It looks like the UK Labour party will soon call for closer scrutiny of tech firms and their algorithms. If all goes well, it just won’t work, and that will the end of it. Otherwise, it will be really bad.

After the 2016 Christmas break, a Labour’s industrial paper will call for suggestions on “how tech firms could be more closely supervised by government”. The algorithms, that is the formulas and rules used by those firms to run their services, are closely guarded trade secrets. It is those algorithms that, processing personal data, manage how the users of those firms interact with each other, and generally see the world, and consequently take decisions of all sorts.

Services so crucial should not be ran, configured and controlled, without any effective and independent scrutiny, by private, for-profit organizations, and on this I agree. For the same reason, and of course in the public interest, governments would really like to regulate those algorithms. Point is, “it’s difficult to regulate effectively” something of which you know nothing about. Therefore, the authors of the paper suggest that UK government agencies should get access to those algorithms. And this is where the problems start.

The argument for getting access to the algorithms include:

  • “The outcomes of algorithms (e.g: what news you see or not, if you are discriminated by being denied access to certain jobs or commercial offers, which of your data are shared with third parties…), are regulated [but] how do we make that regulation effective when we can’t see the algorithm?”
  • “If people were falling very ill after drinking Coca-Cola, the company would have some duty to share what could be causing that”

Sorry, but no. The comparison with Coca-Cola is misleading at least, and algorithms alone are useless anyway. If people fell ill after drinking Coca-Cola, the police would have to inspect Coca-Cola factories, because reading the formula without checking how it is really applied would be useless. But that would not be a problem, because it would only involve the police, Coca-Cola and its employees. In other words, if you fall ill by drinking Coca-Cola, the police needs not see your private diary, or your whole phonebook.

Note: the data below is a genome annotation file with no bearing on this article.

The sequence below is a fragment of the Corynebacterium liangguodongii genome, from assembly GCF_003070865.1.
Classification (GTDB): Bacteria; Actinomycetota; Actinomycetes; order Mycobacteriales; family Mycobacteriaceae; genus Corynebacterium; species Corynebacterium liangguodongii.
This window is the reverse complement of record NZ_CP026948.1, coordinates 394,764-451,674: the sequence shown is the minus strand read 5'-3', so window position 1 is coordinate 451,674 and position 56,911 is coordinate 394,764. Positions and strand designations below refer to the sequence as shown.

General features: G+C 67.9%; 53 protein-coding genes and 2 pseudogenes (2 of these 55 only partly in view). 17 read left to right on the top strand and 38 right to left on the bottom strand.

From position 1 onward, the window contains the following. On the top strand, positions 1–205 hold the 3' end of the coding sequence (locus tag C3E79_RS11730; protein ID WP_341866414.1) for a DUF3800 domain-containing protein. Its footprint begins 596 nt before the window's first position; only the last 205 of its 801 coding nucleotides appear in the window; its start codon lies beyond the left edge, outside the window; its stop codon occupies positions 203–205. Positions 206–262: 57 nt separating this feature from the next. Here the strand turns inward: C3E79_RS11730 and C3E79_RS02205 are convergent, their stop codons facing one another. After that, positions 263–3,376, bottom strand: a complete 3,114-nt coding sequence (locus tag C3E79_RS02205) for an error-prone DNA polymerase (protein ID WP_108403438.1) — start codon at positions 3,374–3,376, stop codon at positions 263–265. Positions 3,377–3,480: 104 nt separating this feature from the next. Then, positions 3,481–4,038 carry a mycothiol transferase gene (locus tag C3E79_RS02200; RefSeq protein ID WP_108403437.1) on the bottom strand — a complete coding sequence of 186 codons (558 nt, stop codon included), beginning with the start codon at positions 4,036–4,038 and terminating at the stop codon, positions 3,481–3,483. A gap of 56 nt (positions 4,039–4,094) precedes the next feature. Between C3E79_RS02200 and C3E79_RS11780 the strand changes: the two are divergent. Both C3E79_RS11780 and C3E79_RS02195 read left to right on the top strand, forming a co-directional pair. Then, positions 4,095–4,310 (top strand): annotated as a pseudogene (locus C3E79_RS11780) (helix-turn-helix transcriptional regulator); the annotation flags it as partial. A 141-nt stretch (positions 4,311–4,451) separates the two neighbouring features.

In the same way, having only the algorithms of Facebook (but the same is true for Google Plus, Weibo, WhatsApp, Telegram, Gmail, AirBnB, Uber…) would be completely useless, if the goal is to make sure that that company complies with all regulations about hate speech, equal opportunies and so on.

The only way government agencies (in UK or everywhere else!) could actually check something like that would be to have not just full, but continuous, real-time access to:

  • the computers on which Facebook actually runs
  • all the data on which they run. That is, all your contacts, posts, “private” messages, pictures, people tagged in them… everything.

Can you see what is really at stake now? If government agencies get algorithms, and nothing else, they’ll have nothing. Should they get, instead, what they would actually need to accomplish the stated goal, they would make Big Broter look like your auntie eavesdropping on your calls in comparison.

The solution? In the long term, it includes never having everybody’s data in the same place, that is moving to decentralized services like the percloud. In the short and medium term, I don’t have a complete answer, but I am sure that such an answer includes:

  • NOT believing that access to algorithms alone accomplishes anything
  • NOT giving governments full access to the inner workings of certain services
  • placing less and less of your personal data inside Facebook and all other similar services from now on